LAW REVIEW: CASES AND OTHER LEGAL REVIEWS
1. England and Wales High Court (Court of Protection) Decisions - SMBC and WMP and RG and GG (by their litigation friend, the Official Solicitor) and HSG and SK SKG 
This case is interesting in that it involved the adjudication of matters concerning forced marriage and the police seeking forced marriage protection orders. The proceedings were commenced before the Court of Protection in the UK. Like Ontario, the presumption is that a person is presumed to have capacity unless and until the contrary is shown.
The statutory definition for incapacity, under section 2 of the Mental Capacity Act, (the "MCA") is as follows:
(1) "For the purposes of this Act, a person lacks capacity in relation to a matter if at the material time he is unable to make a decision for himself in relation to the matter because of an impairment of, or a disturbance in the functioning of, the mind or brain.
(2) It does not matter whether the impairment or disturbance is permanent or temporary.
(3) A lack of capacity cannot be established merely by reference to -
(a) A person's age or appearance, or
(b) A condition of his, or an aspect of his behaviour, which might lead others to make unjustified assumptions about his capacity.
(4) In proceedings under this Act or any other enactment, any question whether a person lacks capacity within the meaning of this Act, must be decided on the balance of probabilities.
(5) No power which a person ("D") may exercise under this Act -
(a) In relation to a person who lacks capacity, or
(b) Where D reasonably thinks that a person lacks capacity,
Is exercisable in relation to a person under 16.
(6) Subsection (5) is subject to section 18(3)."
This case describes section 2 as the so-called, 'diagnostic test' and references section 3 of the MCA as the functional test. Section 3 reads as follows:
1. "(1) For the purposes of section 2, a person is unable to make a decision for himself if he is unable-
(a) to understand the information relevant to the decision,
(b) to retain that information,
(c) to use or weigh that information as part of the process of making the decision, or
(d) to communicate his decision (whether by talking, using sign language or any other means).
(2) A person is not to be regarded as unable to understand the information relevant to a decision if he is able to understand an explanation of it given to him in a way that is appropriate to his circumstances (using simple language, visual aids or any other means).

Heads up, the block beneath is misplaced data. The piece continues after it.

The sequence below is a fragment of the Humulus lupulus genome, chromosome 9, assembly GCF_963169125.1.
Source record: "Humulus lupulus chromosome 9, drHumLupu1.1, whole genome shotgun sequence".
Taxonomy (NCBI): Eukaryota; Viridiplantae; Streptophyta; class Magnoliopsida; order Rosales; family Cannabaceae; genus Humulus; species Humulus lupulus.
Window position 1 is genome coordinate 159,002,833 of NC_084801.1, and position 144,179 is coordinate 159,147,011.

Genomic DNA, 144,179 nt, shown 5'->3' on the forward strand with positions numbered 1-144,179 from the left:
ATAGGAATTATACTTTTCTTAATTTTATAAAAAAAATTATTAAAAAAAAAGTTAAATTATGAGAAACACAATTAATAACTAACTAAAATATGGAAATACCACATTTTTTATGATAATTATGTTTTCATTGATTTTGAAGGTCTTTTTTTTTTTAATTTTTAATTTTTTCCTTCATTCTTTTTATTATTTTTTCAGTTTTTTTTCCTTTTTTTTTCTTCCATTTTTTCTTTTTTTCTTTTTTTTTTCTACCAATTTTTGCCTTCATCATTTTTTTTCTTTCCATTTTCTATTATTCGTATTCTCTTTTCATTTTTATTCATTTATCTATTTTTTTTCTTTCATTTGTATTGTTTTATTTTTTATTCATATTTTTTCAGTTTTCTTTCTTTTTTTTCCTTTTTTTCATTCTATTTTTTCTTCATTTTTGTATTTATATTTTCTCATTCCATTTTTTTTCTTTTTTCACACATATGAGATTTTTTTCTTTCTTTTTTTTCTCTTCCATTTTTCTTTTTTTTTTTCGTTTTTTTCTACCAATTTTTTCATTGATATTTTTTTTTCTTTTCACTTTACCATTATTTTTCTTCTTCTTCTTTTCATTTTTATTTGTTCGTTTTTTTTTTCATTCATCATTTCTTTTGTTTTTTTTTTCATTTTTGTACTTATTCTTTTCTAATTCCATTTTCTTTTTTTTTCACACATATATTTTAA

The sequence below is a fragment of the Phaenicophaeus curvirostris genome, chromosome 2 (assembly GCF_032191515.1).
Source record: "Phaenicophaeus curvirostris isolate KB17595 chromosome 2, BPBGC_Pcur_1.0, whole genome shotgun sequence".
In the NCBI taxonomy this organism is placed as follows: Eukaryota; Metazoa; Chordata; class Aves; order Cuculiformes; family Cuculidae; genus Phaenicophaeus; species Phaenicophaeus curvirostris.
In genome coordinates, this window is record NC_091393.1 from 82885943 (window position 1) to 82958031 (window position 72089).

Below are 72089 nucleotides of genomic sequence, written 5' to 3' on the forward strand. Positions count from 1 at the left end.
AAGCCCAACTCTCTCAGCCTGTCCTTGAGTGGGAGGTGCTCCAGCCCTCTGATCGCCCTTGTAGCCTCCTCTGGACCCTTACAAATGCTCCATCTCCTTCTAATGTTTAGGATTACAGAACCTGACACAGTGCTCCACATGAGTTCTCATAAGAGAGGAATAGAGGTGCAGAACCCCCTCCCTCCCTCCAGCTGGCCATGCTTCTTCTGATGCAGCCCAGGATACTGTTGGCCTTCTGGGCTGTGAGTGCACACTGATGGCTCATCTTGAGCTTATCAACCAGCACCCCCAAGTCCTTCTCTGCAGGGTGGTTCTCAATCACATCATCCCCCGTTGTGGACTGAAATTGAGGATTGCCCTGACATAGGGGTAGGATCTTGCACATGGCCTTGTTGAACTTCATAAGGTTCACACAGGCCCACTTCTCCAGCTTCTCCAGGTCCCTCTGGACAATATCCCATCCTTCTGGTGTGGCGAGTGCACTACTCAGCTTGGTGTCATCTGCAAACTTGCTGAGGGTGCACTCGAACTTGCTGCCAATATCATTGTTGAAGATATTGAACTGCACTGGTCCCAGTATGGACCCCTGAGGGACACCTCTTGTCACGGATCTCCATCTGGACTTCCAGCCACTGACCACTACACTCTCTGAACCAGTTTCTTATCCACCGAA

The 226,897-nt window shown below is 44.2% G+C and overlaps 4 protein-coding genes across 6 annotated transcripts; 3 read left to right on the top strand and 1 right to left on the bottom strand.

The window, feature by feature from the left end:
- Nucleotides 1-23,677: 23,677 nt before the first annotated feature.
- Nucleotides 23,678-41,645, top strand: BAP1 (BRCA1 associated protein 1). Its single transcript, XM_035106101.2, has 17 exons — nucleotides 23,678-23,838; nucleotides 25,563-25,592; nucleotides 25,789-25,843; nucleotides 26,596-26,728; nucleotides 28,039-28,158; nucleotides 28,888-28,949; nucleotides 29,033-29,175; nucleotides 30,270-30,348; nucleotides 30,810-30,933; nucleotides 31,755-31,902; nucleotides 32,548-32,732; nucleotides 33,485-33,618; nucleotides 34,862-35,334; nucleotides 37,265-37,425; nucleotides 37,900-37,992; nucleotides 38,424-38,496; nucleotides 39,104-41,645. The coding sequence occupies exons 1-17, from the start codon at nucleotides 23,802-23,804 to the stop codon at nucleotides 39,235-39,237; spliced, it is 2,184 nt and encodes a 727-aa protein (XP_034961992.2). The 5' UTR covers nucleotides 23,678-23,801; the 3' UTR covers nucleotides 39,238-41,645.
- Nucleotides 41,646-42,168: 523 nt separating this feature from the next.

(3) The fact that a person is able to retain the information relevant to a decision for a short period only does not prevent him from being regarded as able to make the decision.
(4) The information relevant to a decision includes information about the reasonably foreseeable consequences of-
(a) deciding one way or another, or
(b) failing to make the decision."
The legislation in the U.K. is similar, yet, not the same as in Ontario. Too, the jurisdiction the court is afforded is similar, yet not the same as is highlighted throughout the judgment which analysis is not the primary purpose of noting this case. Indeed, the primary purpose is twofold:
(1) To review the analysis on the capacity to marry; and
(2) To note with emphasis the court's jurisdiction and conclusions with respect to whether or not there should be an interim order for capacity assessment.
With respect to the former - capacity to marry, the court refers to Sheffield CC v E & S  EWHC 2808 (Fam) wherein Justice Munby summarized the issues and criteria to apply in considering the capacity to marry as follows:
 "Does P understand the nature of the marriage contract?
ii. Does P understand the duties and responsibilities that normally attach to marriage?
iii. Does P understand that marriage is a contract, formally entered into, which confers on the parties the status of Husband and Wife, having agreed to live together, to love one another as Husband and Wife, creating a relationship of mutual and reciprocal obligations, typically conferring the sharing of a common home and a common domestic life and the right to enjoy each other's society, comfort and assistance?"
Part 3 of the court's considerations are interesting to me, given that they seem to encompass as a factor to consider, a relationship of mutual and reciprocal obligations which could largely include financial obligations.
At paragraph 45 of the judgment, it is argued that marriage is a simple relationship to comprehend. Again, the reference to the Sheffield case where Munby J., states:
"Marriage ... is not something on which the average person needs to obtain either expert advice or expert assistance. That is if I may say so palpably the case. I entirely accept as did the learned Judge that the contract of marriage is a very simple one which a normal person can easily comprehend. I accept too that there are many of borderline capacity whose lives are enriched by marriage. The bar must indeed as Munby J. said not be set too high so as to "operate ...an unfair, unnecessary and indeed discriminatory bar against the mentally disabled." The problem with her reasoning however is that I have before me a doctor's report which is based on instructions to deal with the marriage and financial issues which is incomplete as to its inquiries; though there is plainly some evidence as to an incomplete and somewhat irresponsible approach to the married state. The psychiatrist says he wants more information. Ms Davidson criticised that- to determine the cause of a difficulty does not go to its nature and extent, she argued. It is not I think as simple as that. He is not ruling out incapacity either to marry or understand financial affairs. But he is saying that given the cognitive deficits he observed, more information will clarify the extent and depth of the problem".